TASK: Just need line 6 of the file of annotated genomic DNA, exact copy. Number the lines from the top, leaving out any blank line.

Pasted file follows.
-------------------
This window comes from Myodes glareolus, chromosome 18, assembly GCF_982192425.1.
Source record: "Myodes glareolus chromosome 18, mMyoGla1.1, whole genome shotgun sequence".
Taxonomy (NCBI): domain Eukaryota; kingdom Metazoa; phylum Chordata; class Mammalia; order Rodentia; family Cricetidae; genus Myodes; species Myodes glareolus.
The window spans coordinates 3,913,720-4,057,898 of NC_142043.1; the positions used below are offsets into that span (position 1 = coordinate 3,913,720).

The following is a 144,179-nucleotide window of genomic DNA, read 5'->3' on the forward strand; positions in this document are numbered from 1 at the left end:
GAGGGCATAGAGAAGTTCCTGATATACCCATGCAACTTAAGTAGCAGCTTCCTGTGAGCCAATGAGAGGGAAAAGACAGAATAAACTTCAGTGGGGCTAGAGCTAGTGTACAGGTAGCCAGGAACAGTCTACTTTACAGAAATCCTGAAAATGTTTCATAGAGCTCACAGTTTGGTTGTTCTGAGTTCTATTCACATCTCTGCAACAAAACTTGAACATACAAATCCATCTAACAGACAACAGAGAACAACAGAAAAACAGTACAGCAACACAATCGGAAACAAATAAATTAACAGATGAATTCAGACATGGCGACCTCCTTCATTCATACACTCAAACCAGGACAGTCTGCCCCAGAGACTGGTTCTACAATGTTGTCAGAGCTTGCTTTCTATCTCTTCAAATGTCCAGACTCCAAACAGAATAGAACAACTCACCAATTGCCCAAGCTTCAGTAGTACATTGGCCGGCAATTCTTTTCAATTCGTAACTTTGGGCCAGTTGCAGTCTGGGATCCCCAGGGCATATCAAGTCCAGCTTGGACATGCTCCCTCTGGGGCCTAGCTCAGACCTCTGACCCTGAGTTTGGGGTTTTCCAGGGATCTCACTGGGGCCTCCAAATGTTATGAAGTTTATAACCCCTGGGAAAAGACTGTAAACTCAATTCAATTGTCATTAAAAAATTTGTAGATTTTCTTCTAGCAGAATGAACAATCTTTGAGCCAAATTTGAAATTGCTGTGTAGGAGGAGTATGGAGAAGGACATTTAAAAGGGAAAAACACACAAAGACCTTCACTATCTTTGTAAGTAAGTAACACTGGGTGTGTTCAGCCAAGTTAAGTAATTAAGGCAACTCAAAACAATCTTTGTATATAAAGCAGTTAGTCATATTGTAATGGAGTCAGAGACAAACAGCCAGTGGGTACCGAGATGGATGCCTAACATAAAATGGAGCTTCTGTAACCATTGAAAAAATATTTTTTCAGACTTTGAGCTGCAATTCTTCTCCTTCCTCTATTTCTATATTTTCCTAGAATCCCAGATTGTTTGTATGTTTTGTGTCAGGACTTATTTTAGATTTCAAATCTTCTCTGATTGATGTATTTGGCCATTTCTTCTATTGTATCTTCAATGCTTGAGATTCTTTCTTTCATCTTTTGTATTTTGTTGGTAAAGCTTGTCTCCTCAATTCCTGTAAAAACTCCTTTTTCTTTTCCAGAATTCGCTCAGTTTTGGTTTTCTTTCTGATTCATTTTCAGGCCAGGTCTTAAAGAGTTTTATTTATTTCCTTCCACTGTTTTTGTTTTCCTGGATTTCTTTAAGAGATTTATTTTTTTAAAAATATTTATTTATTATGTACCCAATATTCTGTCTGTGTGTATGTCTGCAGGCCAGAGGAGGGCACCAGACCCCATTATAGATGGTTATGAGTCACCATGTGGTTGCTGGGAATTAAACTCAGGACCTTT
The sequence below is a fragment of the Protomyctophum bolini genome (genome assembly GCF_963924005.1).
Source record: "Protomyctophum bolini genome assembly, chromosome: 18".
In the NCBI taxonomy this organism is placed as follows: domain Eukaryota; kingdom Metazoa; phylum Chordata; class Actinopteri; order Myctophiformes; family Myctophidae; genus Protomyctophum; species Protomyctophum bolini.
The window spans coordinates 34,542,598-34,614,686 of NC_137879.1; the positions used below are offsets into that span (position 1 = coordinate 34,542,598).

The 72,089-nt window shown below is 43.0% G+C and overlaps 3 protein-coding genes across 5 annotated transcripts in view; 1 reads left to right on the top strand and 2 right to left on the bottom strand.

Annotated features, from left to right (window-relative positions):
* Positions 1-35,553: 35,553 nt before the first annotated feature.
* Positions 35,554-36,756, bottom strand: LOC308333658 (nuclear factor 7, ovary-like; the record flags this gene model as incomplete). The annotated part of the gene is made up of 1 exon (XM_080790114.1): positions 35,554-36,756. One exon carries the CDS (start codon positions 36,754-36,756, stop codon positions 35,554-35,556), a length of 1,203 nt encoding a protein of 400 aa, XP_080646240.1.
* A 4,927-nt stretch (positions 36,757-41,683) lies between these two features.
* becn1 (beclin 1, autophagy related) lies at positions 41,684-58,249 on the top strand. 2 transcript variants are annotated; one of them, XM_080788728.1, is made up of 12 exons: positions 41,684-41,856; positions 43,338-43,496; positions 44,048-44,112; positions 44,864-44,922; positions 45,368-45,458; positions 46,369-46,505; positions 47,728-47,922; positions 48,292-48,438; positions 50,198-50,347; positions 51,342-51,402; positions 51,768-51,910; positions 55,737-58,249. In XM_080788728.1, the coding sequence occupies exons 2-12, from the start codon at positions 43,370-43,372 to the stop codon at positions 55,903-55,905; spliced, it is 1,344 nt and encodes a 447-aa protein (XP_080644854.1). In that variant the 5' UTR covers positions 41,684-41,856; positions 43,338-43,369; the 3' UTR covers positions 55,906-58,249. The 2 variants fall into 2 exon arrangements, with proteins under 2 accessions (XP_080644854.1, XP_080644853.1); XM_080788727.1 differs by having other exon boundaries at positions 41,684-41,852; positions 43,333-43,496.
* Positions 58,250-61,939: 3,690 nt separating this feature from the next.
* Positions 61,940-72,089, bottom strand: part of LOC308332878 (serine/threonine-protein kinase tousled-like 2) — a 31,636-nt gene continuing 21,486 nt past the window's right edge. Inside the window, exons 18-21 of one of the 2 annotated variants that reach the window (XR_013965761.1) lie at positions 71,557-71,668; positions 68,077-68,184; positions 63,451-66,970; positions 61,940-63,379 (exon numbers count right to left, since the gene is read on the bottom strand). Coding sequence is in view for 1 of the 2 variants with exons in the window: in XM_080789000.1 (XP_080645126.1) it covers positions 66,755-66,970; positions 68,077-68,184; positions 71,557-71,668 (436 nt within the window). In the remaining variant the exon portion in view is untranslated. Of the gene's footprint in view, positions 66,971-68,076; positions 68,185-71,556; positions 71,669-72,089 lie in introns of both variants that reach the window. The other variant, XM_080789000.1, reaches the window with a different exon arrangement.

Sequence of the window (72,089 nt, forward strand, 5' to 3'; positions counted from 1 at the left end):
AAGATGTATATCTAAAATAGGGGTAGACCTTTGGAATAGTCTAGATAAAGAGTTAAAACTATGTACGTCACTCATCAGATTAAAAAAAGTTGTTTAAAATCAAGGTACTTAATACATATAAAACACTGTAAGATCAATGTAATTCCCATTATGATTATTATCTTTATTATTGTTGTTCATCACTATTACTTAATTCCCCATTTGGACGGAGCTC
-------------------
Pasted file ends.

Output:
GAGGGCATAGAGAAGTTCCTGATATACCCATGCAACTTAAGTAGCAGCTTCCTGTGAGCCAATGAGAGGGAAAAGACAGAATAAACTTCAGTGGGGCTAGAGCTAGTGTACAGGTAGCCAGGAACAGTCTACTTTACAGAAATCCTGAAAATGTTTCATAGAGCTCACAGTTTGGTTGTTCTGAGTTCTATTCACATCTCTGCAACAAAACTTGAACATACAAATCCATCTAACAGACAACAGAGAACAACAGAAAAACAGTACAGCAACACAATCGGAAACAAATAAATTAACAGATGAATTCAGACATGGCGACCTCCTTCATTCATACACTCAAACCAGGACAGTCTGCCCCAGAGACTGGTTCTACAATGTTGTCAGAGCTTGCTTTCTATCTCTTCAAATGTCCAGACTCCAAACAGAATAGAACAACTCACCAATTGCCCAAGCTTCAGTAGTACATTGGCCGGCAATTCTTTTCAATTCGTAACTTTGGGCCAGTTGCAGTCTGGGATCCCCAGGGCATATCAAGTCCAGCTTGGACATGCTCCCTCTGGGGCCTAGCTCAGACCTCTGACCCTGAGTTTGGGGTTTTCCAGGGATCTCACTGGGGCCTCCAAATGTTATGAAGTTTATAACCCCTGGGAAAAGACTGTAAACTCAATTCAATTGTCATTAAAAAATTTGTAGATTTTCTTCTAGCAGAATGAACAATCTTTGAGCCAAATTTGAAATTGCTGTGTAGGAGGAGTATGGAGAAGGACATTTAAAAGGGAAAAACACACAAAGACCTTCACTATCTTTGTAAGTAAGTAACACTGGGTGTGTTCAGCCAAGTTAAGTAATTAAGGCAACTCAAAACAATCTTTGTATATAAAGCAGTTAGTCATATTGTAATGGAGTCAGAGACAAACAGCCAGTGGGTACCGAGATGGATGCCTAACATAAAATGGAGCTTCTGTAACCATTGAAAAAATATTTTTTCAGACTTTGAGCTGCAATTCTTCTCCTTCCTCTATTTCTATATTTTCCTAGAATCCCAGATTGTTTGTATGTTTTGTGTCAGGACTTATTTTAGATTTCAAATCTTCTCTGATTGATGTATTTGGCCATTTCTTCTATTGTATCTTCAATGCTTGAGATTCTTTCTTTCATCTTTTGTATTTTGTTGGTAAAGCTTGTCTCCTCAATTCCTGTAAAAACTCCTTTTTCTTTTCCAGAATTCGCTCAGTTTTGGTTTTCTTTCTGATTCATTTTCAGGCCAGGTCTTAAAGAGTTTTATTTATTTCCTTCCACTGTTTTTGTTTTCCTGGATTTCTTTAAGAGATTTATTTTTTTAAAAATATTTATTTATTATGTACCCAATATTCTGTCTGTGTGTATGTCTGCAGGCCAGAGGAGGGCACCAGACCCCATTATAGATGGTTATGAGTCACCATGTGGTTGCTGGGAATTAAACTCAGGACCTTT